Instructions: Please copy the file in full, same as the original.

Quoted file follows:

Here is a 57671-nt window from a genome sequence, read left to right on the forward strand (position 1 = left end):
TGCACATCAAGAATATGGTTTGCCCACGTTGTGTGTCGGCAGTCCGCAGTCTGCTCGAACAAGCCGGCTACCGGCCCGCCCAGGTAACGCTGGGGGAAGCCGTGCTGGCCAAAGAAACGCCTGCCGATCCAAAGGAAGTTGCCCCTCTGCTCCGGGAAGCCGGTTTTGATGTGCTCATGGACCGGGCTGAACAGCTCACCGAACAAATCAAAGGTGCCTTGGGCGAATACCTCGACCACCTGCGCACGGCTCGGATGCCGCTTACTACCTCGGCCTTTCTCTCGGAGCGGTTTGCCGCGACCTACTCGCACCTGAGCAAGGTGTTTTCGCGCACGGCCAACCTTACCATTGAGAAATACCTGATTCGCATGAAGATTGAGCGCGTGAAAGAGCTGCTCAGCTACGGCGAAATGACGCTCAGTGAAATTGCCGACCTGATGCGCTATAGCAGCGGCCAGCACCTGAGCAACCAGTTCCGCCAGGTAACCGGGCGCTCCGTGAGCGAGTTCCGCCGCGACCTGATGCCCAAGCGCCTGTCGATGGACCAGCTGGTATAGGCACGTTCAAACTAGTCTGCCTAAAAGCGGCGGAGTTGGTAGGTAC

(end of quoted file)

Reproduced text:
Here is a 57671-nt window from a genome sequence, read left to right on the forward strand (position 1 = left end):
TGCACATCAAGAATATGGTTTGCCCACGTTGTGTGTCGGCAGTCCGCAGTCTGCTCGAACAAGCCGGCTACCGGCCCGCCCAGGTAACGCTGGGGGAAGCCGTGCTGGCCAAAGAAACGCCTGCCGATCCAAAGGAAGTTGCCCCTCTGCTCCGGGAAGCCGGTTTTGATGTGCTCATGGACCGGGCTGAACAGCTCACCGAACAAATCAAAGGTGCCTTGGGCGAATACCTCGACCACCTGCGCACGGCTCGGATGCCGCTTACTACCTCGGCCTTTCTCTCGGAGCGGTTTGCCGCGACCTACTCGCACCTGAGCAAGGTGTTTTCGCGCACGGCCAACCTTACCATTGAGAAATACCTGATTCGCATGAAGATTGAGCGCGTGAAAGAGCTGCTCAGCTACGGCGAAATGACGCTCAGTGAAATTGCCGACCTGATGCGCTATAGCAGCGGCCAGCACCTGAGCAACCAGTTCCGCCAGGTAACCGGGCGCTCCGTGAGCGAGTTCCGCCGCGACCTGATGCCCAAGCGCCTGTCGATGGACCAGCTGGTATAGGCACGTTCAAACTAGTCTGCCTAAAAGCGGCGGAGTTGGTAGGTAC